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experimental sounds in the city

chris reid lunches at the sial concert series


SIAL SOUND STUDIOS, IN COOPERATION WITH THE CITY OF MELBOURNE, STAGED THREE PERFORMANCES OF EXPERIMENTAL MUSIC AS A LUNCHTIME CONCERT SERIES IN THE MELBOURNE CBD. THE FIRST CONCERT WAS HELD IN THE TOWN HALL, BUT THE REMAINING TWO WERE HELD OUTDOORS, BRINGING NEW MUSIC TO A PUBLIC OUTSIDE THE CONCERT HALL. SIAL—SPATIAL INFORMATION ARCHITECTURE LABORATORY, PART OF THE SCHOOL OF ARCHITECTURE AND DESIGN AT RMIT UNIVERSITY—TAKES AN INTERDISCIPLINARY INTEREST IN SPATIAL AWARENESS, SOUND IN THE ENVIRONMENT AND THE INTERRELATIONSHIP BETWEEN SOUND AND ARCHITECTURE.

Concert two was held in Fulham Place, off Flinders Lane, an area densely populated with shopping malls and office blocks. Fulham Place is an urban canyon, about 4m wide, 80m long and four to five storeys high, with gracious neo-classical architecture on one side and a bare concrete wall on the other. Performer Karen Heath’s work Artemis occupied the program, a work paying homage to the Greek goddess whose sacred animal was the deer, and she was suitably attired in antlers, fur and makeup. Playing a miked bass clarinet, Heath steps ritualistically around the space as the work unfolds. The sound is slow, with gentle, simple motifs repeated and blended with pre-recorded voice and percussion, as well as ambient noise picked up by microphones in the laneway. An array of loudspeakers projects the sound into the reflective walls, and live processing by Lawrence Harvey and Jeffrey Hannam creates a complex, layered orchestration. There is a delay of variable length in the rebroadcasting of the live clarinet, creating an artificial echo of shifting dimensions to contrast the acoustic character of the space.

Heath’s performance concludes as the sun reaches its zenith and floods the laneway with light, and she kneels to blow into the clarinet’s microphone, creating the sound of wind. At nearly an hour in length, this is a demanding work for the soloist. Artemis is a delightful composition, and its mythological references, especially in this location, create a sense of longing for an unachievable past in a world of decline.

Concert three was located on the north bank of the Yarra River, outside Flinders Street Railway station. The work was Karlheinz Stockhausen’s Spirale, performed by Michael Fowler, a post-doctoral fellow at SIAL. Spirale, composed in 1968 for short-wave radio receiver and an instrument of the performer’s choice, is an important work in Stockhausen’s oeuvre. The performer must broadcast a moment of sound from the radio, which might not be tuned to any station, imitate it and then use the resulting sound as thematic material to develop variations and elaborations. Fowler used a Doepfer analogue synthesiser and Korg micro synthesiser in conjunction with the radio, and worked from a score that outlines overall parameters but leaves much to the performer. The result — carefully executed hissing and whining signals and staccato beeps and squeaks, of varying pitch, duration, frequency and volume, interspersed with occasional keyboard notes—was highly musical, with a delicate subtlety.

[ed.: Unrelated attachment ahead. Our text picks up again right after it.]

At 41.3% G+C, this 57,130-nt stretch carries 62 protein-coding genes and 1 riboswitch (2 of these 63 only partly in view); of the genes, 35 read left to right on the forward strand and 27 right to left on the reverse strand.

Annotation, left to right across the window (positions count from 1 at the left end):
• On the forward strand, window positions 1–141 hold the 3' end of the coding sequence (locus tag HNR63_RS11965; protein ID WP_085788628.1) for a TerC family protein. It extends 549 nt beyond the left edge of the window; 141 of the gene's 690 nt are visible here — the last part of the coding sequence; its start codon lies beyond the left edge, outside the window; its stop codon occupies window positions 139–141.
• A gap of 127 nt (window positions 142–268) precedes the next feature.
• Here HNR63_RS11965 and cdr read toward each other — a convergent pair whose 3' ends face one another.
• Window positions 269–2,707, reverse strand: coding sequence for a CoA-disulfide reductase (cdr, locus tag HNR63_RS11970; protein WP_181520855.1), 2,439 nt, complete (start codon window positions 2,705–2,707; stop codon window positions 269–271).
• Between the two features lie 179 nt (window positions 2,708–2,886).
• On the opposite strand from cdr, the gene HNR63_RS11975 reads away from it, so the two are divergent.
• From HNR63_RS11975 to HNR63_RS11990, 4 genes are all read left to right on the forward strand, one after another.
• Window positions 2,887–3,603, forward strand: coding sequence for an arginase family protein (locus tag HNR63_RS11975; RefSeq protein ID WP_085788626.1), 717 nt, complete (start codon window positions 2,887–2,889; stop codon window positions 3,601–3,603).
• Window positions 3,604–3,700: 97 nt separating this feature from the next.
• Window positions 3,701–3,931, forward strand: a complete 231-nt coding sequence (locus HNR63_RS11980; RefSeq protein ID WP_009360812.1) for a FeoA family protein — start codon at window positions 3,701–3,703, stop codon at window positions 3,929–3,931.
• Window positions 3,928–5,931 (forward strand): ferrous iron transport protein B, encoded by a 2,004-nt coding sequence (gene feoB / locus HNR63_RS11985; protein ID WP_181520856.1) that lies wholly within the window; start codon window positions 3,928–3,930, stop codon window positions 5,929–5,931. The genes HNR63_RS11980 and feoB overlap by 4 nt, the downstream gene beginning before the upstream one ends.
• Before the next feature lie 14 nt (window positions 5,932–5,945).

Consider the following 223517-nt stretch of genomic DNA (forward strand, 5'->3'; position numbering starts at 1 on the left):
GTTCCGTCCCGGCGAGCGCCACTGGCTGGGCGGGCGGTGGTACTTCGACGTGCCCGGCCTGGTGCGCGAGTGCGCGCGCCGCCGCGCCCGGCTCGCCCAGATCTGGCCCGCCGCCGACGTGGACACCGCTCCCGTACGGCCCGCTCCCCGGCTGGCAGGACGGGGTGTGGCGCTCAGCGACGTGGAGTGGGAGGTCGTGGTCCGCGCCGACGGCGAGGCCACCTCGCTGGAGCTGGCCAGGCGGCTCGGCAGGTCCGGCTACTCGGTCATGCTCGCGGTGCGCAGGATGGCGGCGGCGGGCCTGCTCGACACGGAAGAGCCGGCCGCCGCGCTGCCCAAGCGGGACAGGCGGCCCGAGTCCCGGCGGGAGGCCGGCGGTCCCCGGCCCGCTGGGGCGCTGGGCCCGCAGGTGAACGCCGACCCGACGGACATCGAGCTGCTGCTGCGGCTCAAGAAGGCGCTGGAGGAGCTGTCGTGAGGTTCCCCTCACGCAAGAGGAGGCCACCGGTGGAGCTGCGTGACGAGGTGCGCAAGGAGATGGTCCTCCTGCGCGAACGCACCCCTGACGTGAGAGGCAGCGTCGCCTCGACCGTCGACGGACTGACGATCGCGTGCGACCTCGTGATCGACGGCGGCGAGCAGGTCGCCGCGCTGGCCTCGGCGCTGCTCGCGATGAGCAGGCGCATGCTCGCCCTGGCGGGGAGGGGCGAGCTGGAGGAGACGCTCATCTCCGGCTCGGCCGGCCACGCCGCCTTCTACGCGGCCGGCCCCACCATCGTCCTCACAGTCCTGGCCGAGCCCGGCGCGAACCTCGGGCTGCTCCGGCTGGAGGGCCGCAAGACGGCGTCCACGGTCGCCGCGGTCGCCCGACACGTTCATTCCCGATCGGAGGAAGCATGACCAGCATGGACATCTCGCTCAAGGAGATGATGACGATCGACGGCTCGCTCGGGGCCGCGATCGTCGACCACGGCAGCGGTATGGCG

The performance utilised the north bank’s Signal sound system—16 pairs of speakers mounted just above head height at intervals along a 100 metre stretch of the path bordering the river. The use of a 50 millisecond delay between each pair of speakers added to the spaciousness of the sound. In this setting, the listener’s attention is not focused as it is in an auditorium. Rather than reaching us from a fixed point, the sound floats in the air and blends with ambient sound, especially the clatter of suburban trains from the adjacent station. The listener becomes aware of the parallel universe of radio waves and of the electronic communication that permeates our lives, and also of other sound in the space. Such a realisation of the Stockhausen work adds considerably to it through its integration into a space already alive with sound and movement.

Artistic director Lawrence Harvey indicated that the intention of these outdoor lunchtime concerts was to bring experimental music to the city public. Fulham Place was chosen for its acoustics and, being a dead-end, it would normally attract little through traffic, but the north bank of the Yarra is a busy promenade, especially on a workday lunchtime, and numerous passersby heard at least a few moments of Spirale. Importantly, both concerts explore the shifting of spatial awareness and the incorporation of environmental sound into the material—sound both as installation and as a mutable, dynamic element of its environment. As well as bringing new music to the public, locating these events in public space adds significant sonic and conceptual dimensions to the works themselves.


SIAL Sound Studios, Lunchtime Concert Series, Karen Heath, Artemis, Fulham Place, Nov 9; Michael Fowler, Spirale, composer Stockhausen, Yarra River, Melbourne Nov 16

RealTime issue #82 Dec-Jan 2007 pg. 41

© Chris Reid; for permission to reproduce apply to realtime@realtimearts.net

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